zScapes Ramble On
Emigrant South 7 Days New Part of Emigrant to Explore
As we have concentrated on the higher elevations of Emigrant Wilderness all these years, it was time to explore and open up to new sections of the Emigrant Wilderness. Being a fan of Fred Leighton of his efforts in the 1920s to create a watershed by building a series of small check dams to hold back winter melt and prove water flow through the year, Yellowhammer Lakes, the base camp for his project, has always been on my list. We set this up as a pack-in basecamp trip starting at Aspen Meadows who did a fantastic job getting us there and back. Highly recommended!
Pingree Lake Base Camp
Our home for the next 7 days was just right. Far enough away from the lake, close to a good water source, all around wind protection and off the trail. Time to explore!
Pingree Lake
A pretty lake fringed with Western Labrador, Lupine and granite slopes, but George Sr was there for fishing. And boy did he try every nook and cranny, every possible bait and even some spells and incantations to no avail. Looked like the lake was barren even though guidebooks indicated a small population of trout. Fortunately, there were several other lakes in the area.
Big Lake & Gillette Dome
The next lake over is Big Lake, true to its name and another opportunity for George Sr to catch a few trout. He worked his magic to no avail, but at least there were some bites! For George and I, this was the thru point to run up Mercur Peak. However, we decided to diverted to Gillette Dome as the trail was non-existent and looked to be a slog!
Big Lake Panorama 2019
Yellowhammer Lake & Karl's Dome
We had struck out at the first two lakes to bring home dinner, so not to be skunked, George and I hiked to Yellowhammer Lake to break the bad luck. A perfect day for hiking and fishing. George's determination was rewarded and we did a quick run up Karl's Dome above Yellowhammer Lake & Camp. Views for miles and miles. Best of all, we finally set foot in Yellowhammer Camp, an important part of Emigrant Wilderness history. Here is where Fred Leighton's ran his project to build a series of check dams to hold back winter snowmelt to provide power downstream in Sonora. Some will say what Fred Leighton constructed with local materials was a disruption to this pristine country. Others are happy that these dams provide sport fishing and nice camp sites. And others want to tear them down.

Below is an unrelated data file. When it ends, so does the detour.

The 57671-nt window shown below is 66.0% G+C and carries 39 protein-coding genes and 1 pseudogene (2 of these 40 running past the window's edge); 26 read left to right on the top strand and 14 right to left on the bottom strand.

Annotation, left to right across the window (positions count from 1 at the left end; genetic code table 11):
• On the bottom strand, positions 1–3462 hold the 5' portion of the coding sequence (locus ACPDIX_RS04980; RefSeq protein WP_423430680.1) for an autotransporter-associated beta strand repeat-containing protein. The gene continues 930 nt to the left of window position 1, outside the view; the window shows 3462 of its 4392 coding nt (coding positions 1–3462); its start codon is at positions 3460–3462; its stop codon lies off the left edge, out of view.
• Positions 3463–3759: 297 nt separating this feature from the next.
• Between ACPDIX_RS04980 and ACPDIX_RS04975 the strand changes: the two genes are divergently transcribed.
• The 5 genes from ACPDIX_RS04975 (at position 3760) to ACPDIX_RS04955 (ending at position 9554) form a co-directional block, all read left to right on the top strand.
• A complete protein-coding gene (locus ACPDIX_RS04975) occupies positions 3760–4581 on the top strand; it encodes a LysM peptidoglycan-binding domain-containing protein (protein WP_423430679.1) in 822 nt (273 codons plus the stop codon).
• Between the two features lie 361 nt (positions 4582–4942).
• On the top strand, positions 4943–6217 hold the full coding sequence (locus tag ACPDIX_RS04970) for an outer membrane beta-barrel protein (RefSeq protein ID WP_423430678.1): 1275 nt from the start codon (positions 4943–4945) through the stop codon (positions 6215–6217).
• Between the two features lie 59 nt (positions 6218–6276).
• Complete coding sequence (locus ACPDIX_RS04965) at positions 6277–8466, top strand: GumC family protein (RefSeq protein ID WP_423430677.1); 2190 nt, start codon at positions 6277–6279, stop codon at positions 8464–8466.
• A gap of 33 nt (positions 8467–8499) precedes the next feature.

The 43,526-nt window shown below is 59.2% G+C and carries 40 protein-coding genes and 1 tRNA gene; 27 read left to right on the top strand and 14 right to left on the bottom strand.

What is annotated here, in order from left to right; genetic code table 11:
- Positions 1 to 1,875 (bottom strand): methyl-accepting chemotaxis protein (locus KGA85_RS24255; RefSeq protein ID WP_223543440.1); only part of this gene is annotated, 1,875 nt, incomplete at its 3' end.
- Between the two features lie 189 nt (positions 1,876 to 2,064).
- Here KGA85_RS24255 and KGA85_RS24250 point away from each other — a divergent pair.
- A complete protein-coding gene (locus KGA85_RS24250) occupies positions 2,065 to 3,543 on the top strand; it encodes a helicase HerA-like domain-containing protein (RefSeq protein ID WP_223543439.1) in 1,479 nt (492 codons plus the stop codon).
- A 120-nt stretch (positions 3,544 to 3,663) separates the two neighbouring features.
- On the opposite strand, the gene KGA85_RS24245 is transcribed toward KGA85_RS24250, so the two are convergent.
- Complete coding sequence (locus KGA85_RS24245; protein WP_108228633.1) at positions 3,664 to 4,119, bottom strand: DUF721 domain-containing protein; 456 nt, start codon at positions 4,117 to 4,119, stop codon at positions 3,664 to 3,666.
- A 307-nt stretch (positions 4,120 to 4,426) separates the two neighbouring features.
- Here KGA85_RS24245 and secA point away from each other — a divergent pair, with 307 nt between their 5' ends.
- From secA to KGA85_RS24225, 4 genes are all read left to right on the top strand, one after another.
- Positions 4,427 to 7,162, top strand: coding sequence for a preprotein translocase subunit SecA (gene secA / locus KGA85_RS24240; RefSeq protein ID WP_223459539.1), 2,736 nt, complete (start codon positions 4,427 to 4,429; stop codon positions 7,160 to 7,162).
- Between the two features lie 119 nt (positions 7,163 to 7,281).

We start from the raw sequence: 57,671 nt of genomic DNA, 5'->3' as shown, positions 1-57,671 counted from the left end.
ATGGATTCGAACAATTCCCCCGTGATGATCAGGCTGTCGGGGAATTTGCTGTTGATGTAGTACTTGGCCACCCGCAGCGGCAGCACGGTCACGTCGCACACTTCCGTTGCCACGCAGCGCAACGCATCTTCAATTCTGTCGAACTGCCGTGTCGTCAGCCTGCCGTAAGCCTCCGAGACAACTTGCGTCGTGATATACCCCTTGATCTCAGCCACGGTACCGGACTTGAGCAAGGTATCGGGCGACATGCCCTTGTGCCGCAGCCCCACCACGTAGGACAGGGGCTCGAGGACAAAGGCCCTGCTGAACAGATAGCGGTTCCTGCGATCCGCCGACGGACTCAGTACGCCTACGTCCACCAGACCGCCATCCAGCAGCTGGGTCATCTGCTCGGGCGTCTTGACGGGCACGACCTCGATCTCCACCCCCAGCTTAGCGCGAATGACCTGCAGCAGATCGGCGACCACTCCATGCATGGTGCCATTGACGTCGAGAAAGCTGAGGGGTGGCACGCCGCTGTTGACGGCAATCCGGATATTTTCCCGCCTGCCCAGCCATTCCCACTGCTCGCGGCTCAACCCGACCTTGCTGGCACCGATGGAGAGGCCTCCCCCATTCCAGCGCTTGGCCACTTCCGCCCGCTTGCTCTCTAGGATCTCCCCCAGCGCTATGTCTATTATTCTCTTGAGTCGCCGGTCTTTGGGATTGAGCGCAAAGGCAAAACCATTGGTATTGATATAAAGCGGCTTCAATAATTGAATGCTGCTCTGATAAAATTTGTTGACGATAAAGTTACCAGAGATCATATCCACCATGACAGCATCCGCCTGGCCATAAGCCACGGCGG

My take. If you look at a wilderness as needing to be in a pure state and untouched to be whole, you are throwing away the history that has shaped this corner of the Sierra Nevada. Our wild areas do not stand still, they are sculpted by water, wind, heat, cold and the fauna and flora that inhabit the land. And impacted by humans. Sometime it is gentle and unnoticed, sometimes it is destructive and alters what was beautiful and serene and sometimes it plays to the balance of life and nature. Humans explore and push boundaries, as I would not be able to produce this site and provide this commentary with out that push. Fred took an idea that was to help people downstream have power, had a minimum footprint and respected the lands he was slightly taming, Far worse has been thrust upon our lands with total intent to profit at the expense of anything in the way. These dams are part of the Emigrant Wilderness history just as much as native Americans hunting and fishing, settlers looking for a way west, ranchers trying to take advantage of free grazing and now a spectacular place to hike, fish and be at peace. All of these activities have impacted our wilderness, but they have given it character and a rich history that makes this land special. Let's keep it that way.
Wildflower Explosion
Unbelievable. In all these years never saw the range of wildflowers we came across. I will let the images tell the tale.
Critters Along the Way
The flowers were overwhelming, but we had our share of small creatures. The most interesting encounter was a Robber Fly with an unsuspecting bubble bee in his mandibles and hanging on with a steady grip. Amazing what nature reveals when you pay attention.
Time to Go & Epilogue
Another trip and time to break camp and head home. No march needed as our packers came by on schedule and whisked us away. We actually went non-stop, besides water breaks for the four footers. Lastly, some stats for our trip.
Saturday August 3rd Kabobs with Rice
Sunday August 4thEggplant Punjab wSaffron Rice
Monday August 5thPad Thai wChicken
Tuesday August 6thPesto Tortellini wSmoked Salmon
Wednesday August 7thPaleo Chicken Curry
Thursday August 8thBangkok Veggies wLine Rice
Trip Stats
Pingree Lake8097 ftN 38.13443° W 119.79856°
Big Lake7694 ftN 38.12291° W 119.79739°
Yellowhammer Lake7756 ftN 38.11885° W 119.78444°
Gillette Dome8330 ftN 38.11385° W 119.79294°
Elevation Change+430 ft-307 ft
Total miles (OW)15.51 miles
May our paths & errands meet

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